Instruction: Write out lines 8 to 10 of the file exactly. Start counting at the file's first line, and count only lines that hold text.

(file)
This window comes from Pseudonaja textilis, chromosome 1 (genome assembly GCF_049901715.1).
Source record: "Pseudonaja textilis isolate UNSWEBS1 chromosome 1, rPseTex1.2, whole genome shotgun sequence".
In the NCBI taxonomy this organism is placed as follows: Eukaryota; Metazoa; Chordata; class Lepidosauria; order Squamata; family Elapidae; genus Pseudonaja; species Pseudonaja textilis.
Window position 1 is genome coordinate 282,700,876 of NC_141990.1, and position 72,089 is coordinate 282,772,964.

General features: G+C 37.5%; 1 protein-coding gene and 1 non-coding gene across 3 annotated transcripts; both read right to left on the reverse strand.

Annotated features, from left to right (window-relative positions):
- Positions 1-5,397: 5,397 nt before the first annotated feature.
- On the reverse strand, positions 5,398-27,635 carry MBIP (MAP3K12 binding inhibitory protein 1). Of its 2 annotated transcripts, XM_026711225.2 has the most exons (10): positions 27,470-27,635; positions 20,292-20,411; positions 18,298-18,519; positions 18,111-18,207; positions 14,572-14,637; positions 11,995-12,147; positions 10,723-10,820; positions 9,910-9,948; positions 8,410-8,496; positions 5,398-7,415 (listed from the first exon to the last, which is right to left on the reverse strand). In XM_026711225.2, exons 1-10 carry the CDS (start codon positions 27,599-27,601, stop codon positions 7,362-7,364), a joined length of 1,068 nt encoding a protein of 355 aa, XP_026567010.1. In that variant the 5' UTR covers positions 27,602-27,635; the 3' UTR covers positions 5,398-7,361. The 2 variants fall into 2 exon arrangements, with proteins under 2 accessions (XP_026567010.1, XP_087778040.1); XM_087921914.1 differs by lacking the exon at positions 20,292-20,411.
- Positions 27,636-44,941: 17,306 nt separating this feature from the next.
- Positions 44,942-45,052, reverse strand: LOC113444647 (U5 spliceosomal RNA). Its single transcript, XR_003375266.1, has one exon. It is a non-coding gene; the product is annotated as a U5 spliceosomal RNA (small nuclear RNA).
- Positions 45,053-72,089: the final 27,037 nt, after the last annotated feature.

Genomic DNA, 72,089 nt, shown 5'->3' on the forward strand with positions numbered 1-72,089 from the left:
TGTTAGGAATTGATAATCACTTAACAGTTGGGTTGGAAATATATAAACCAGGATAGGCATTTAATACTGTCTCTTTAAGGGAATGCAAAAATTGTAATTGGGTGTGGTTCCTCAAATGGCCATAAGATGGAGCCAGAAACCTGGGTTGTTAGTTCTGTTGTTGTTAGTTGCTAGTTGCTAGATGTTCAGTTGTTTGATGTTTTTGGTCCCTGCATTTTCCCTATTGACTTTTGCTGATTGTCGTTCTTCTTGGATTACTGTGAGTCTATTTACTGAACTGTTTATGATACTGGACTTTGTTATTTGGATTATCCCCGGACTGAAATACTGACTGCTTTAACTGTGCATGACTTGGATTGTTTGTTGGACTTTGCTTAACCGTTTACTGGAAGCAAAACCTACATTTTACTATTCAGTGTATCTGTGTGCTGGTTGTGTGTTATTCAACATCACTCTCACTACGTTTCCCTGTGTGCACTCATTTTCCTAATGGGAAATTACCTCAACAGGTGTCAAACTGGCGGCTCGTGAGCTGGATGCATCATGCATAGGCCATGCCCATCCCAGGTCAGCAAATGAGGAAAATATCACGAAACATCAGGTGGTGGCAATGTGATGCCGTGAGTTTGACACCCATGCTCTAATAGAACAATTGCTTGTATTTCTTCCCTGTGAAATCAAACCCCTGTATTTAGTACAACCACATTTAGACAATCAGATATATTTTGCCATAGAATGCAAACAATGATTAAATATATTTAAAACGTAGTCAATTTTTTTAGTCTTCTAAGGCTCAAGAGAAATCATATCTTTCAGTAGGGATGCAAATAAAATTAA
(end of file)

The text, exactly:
- On the reverse strand, positions 5,398-27,635 carry MBIP (MAP3K12 binding inhibitory protein 1). Of its 2 annotated transcripts, XM_026711225.2 has the most exons (10): positions 27,470-27,635; positions 20,292-20,411; positions 18,298-18,519; positions 18,111-18,207; positions 14,572-14,637; positions 11,995-12,147; positions 10,723-10,820; positions 9,910-9,948; positions 8,410-8,496; positions 5,398-7,415 (listed from the first exon to the last, which is right to left on the reverse strand). In XM_026711225.2, exons 1-10 carry the CDS (start codon positions 27,599-27,601, stop codon positions 7,362-7,364), a joined length of 1,068 nt encoding a protein of 355 aa, XP_026567010.1. In that variant the 5' UTR covers positions 27,602-27,635; the 3' UTR covers positions 5,398-7,361. The 2 variants fall into 2 exon arrangements, with proteins under 2 accessions (XP_026567010.1, XP_087778040.1); XM_087921914.1 differs by lacking the exon at positions 20,292-20,411.
- Positions 27,636-44,941: 17,306 nt separating this feature from the next.
- Positions 44,942-45,052, reverse strand: LOC113444647 (U5 spliceosomal RNA). Its single transcript, XR_003375266.1, has one exon. It is a non-coding gene; the product is annotated as a U5 spliceosomal RNA (small nuclear RNA).